Weaver, Emily M.  2014.  “Railroaded: How the DAR Saved the Fort Pitt Block House” [built 1764].  Western Pennsylvania History 97, no. 1 (Spring): 54-68.  Located within Point State Park, it is Pittsburgh’s oldest building.

Welsko, Charles R.  2016.  “‘Like a Dark Cloud’: Loyalty, Virtue, and War in Western Virginia, 1861-1863.”  West Virginia History, n.s. 10, no. 1 (Spring): 45-68.  “As western Virginians encountered the world around them through military service...they ‘mapped’ loyalty, recording mental depictions of what they encountered during the war.”

Wilder, Lucas.  2014.  “Grumble’s Appalachian Cavalry Brigade.”  Now & Then: The Appalachian Magazine 30, no. 1 (Summer): 19-20.  Brief  history of Confederate brigade of unruly but highly effective Appalachian soldiers from southwest Va., and adjacent counties in W. Va., Ky., and Tenn., who fought under Gen. William E. Jones in Lee County, Va. and the Cumberland Gap in 1863 and 1864.

Williams, Richard G.  2013.  Lexington, Virginia and the Civil War.  Charleston, S.C.: History Press.  158 pp.  Burial place of Robert E. Lee and Stonewall Jackson, and home to Washington and Lee University and Virginia Military Institute.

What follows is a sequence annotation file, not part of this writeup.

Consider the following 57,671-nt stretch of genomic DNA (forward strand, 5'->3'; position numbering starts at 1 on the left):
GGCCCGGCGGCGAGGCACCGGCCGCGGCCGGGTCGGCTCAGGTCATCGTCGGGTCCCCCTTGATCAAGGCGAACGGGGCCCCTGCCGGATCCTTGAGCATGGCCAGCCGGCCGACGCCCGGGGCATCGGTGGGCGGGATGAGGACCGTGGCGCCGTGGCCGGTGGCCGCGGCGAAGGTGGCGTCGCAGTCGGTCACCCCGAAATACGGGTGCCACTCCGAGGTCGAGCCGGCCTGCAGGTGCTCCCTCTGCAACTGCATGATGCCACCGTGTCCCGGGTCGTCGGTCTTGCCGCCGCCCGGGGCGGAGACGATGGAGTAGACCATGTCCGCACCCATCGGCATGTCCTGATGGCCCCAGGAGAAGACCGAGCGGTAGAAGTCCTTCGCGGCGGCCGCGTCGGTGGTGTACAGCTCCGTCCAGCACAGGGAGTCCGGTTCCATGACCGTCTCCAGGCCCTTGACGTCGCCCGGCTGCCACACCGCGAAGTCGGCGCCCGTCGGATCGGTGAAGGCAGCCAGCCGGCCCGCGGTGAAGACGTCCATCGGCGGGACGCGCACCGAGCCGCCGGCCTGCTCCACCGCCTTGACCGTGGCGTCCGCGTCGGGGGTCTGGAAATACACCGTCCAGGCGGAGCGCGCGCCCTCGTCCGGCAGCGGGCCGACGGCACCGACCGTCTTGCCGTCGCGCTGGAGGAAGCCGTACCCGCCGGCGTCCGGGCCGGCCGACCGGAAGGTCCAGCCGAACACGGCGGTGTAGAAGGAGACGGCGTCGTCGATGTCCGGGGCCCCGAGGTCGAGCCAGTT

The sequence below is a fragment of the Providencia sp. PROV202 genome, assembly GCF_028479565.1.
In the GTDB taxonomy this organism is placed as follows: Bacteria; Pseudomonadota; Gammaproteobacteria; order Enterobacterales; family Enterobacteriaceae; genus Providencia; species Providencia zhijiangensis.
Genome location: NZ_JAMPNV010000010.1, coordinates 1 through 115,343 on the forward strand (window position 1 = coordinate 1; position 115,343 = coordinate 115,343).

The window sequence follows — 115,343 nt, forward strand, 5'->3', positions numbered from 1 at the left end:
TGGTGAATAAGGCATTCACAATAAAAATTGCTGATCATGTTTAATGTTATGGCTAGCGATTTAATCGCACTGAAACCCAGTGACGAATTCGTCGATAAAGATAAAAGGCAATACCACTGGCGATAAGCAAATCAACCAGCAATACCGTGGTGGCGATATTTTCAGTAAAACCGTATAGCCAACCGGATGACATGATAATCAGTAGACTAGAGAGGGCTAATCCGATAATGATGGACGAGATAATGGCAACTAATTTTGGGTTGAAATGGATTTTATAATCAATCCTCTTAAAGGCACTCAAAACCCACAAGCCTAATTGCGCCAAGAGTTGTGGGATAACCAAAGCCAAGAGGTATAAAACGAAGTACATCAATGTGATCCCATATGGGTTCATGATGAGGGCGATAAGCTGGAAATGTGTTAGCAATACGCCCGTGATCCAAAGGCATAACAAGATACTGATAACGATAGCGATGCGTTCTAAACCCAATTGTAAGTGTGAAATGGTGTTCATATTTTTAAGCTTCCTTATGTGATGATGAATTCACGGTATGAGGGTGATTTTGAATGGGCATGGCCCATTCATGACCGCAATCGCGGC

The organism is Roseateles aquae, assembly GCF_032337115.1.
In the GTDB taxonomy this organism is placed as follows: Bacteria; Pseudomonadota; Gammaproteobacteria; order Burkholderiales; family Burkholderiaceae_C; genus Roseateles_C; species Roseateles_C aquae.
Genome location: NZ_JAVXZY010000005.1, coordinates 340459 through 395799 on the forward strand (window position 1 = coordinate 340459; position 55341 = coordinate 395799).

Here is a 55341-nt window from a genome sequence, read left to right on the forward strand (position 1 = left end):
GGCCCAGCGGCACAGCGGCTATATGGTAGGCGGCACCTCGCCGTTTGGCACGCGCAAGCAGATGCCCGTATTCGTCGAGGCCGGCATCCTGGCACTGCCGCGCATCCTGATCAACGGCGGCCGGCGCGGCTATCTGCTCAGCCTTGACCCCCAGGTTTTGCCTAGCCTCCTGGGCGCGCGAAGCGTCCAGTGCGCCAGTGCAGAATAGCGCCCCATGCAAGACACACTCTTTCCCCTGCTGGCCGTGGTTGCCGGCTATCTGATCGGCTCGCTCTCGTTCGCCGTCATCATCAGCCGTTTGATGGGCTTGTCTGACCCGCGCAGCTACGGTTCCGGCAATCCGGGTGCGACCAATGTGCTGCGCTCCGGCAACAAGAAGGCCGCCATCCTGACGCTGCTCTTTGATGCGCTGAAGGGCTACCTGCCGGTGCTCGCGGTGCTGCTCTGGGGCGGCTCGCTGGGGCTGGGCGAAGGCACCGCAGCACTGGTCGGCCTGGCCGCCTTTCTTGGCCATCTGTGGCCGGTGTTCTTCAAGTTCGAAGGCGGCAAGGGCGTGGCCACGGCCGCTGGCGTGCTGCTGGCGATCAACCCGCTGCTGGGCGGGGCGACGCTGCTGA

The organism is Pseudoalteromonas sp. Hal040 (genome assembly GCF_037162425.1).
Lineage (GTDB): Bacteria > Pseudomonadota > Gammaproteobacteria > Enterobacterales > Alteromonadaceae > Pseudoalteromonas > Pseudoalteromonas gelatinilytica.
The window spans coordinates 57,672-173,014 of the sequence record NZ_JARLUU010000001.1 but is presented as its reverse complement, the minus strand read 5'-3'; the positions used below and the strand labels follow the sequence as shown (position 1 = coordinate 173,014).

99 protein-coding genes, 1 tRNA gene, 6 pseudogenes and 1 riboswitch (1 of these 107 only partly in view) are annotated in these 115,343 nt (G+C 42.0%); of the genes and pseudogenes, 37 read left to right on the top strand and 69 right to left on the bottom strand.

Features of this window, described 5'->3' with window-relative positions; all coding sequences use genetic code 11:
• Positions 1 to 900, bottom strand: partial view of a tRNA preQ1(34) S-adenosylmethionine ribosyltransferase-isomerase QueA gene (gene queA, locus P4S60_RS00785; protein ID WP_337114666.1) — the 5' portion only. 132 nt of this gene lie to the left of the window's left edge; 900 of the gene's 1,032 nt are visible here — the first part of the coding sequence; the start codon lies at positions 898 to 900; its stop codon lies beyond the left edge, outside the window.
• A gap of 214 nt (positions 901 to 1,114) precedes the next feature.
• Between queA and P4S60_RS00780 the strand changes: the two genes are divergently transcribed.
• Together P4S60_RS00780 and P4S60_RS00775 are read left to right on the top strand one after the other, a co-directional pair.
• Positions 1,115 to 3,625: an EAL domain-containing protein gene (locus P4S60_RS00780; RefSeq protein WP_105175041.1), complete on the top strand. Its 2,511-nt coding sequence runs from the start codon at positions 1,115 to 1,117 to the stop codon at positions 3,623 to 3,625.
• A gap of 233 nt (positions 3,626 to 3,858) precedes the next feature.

Winkler, John F.  2014.  Point Pleasant 1774: Prelude to the American Revolution.  Illustrated by Peter Dennis.  Campaign series, no. 273.  Oxford [England]: Osprey Publishing.  96 pp.  Profusely illustrated account of the decisive Upper Ohio Valley Battle of Point Pleasant against the Shawnee under Chief Cornstalk in what is today Point Pleasant, West Virginia, and Kentucky.

Wolfe, Richard A.  2013.  “General Kelley and the Rebel Girl.”  Goldenseal: West Virginia Traditional Life 39, Special Sesquicentennial Issue (Fall): 4-7.  Confederate spy Nancy Duskey; protecting the B&O Railroad.

Wolfe, Richard A.  2014.  West Virginia in the Civil War [vintage photos].  Images of America series.  Charleston, S.C.: Arcadia.  128 pp.